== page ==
It can be said that the most important difference between constitutions is their strength over the rule of law and the rigidity of the fundamental laws and principles enshrined in them. Some constitutions are amended by supermajorities of Parliament, while some require refendums and others put complete legislative power in the parliament. The one feature the three constitutions I will discuss have in common is their liberal democratic nature, but the rigidity of their fundamental laws and how they are amended are all very different.
I will explain and analyse the constitutions of Germany, Ireland and the United Kingdom, three constitutions that have varying degrees of rigidity and I will offer theories on why these constitutions are framed the way they are.
The German Constitution
The German Constitution knows as The Basic Law for the Federal Republic of Germany is a higher law constitutional model that was formally approved on May 8th 1949 and came into effect on May 23rd. ”Chiefly influenced by the grim lessons on the immediate past” (Jeffrey 1999, p34), the occupying Allies, keen to ensure Germany would never be in the position to start another great war, set about changing the internal structure of German. Initially only including the states of West Germany within the Federal Republic However, within a few years it had come to include all of West Germany and “the proclamation of the Basic Law marked the beginning of an unprecedented era of constitutionalism in Germany” (John and Koch 2009). During the Constitutional conference of 1948 major failings in the Constitution of the Weimar Republic were identified, which eventually “allowed the democratic system to be dismantled from within by extremist forces” (John and Koch 2009) and coupled with no proper legal oversight, this enabled Hitler to concentrate absolute power in himself.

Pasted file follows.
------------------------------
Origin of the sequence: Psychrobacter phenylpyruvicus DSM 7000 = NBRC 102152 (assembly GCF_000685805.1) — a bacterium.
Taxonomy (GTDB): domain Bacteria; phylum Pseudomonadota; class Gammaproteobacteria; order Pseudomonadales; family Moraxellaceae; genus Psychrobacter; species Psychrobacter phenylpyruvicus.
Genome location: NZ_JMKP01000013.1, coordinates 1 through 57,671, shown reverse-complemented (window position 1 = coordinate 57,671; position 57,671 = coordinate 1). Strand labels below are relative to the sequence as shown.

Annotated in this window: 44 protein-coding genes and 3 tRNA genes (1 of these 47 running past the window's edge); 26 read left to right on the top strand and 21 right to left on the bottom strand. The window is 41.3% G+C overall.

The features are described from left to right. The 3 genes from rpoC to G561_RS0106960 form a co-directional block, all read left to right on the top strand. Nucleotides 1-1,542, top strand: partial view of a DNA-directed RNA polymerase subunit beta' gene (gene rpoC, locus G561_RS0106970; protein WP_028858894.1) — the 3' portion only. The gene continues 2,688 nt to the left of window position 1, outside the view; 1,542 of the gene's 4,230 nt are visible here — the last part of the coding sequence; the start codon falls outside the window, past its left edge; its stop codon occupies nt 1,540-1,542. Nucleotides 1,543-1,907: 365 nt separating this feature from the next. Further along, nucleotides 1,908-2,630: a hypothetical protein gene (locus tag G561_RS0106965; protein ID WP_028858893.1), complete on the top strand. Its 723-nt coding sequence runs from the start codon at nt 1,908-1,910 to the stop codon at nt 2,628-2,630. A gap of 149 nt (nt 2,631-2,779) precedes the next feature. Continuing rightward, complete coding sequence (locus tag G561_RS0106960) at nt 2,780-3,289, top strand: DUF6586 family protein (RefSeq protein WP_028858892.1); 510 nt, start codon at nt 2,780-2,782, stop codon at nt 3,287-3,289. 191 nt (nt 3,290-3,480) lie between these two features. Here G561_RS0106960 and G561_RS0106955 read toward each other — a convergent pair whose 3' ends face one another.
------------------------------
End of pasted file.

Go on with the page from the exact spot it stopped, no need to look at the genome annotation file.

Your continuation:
With these failings in mind, the members of the Constitutional Convention attempted to create a better, more resilient constitutional system with the result being an outstanding achievement in the history of constitutional assemblies (John and Koch 2009). Such flaws in the Constitution on the Weimar Republic and the events that followed which were ultimately facilitated by these flaws were very much in the consciousness of those charged with drafting the Basic Law. For example, the position of President was significantly weakened along with a strengthening of the powers of the Chancellor with this being “devised to countervail any development into a presidential dictatorship capable of side lining the federal Parliament as had occurred in the final years of the Weimar Republic” (John and Koch 2009). The Basic Law was framed in such a way that it came to be one of the most rigid constitutions in the world to protect against any potential undermining. Features that cannot be changed are the respect for human rights, the rule of law and the federal, democratic and social nature of the German state.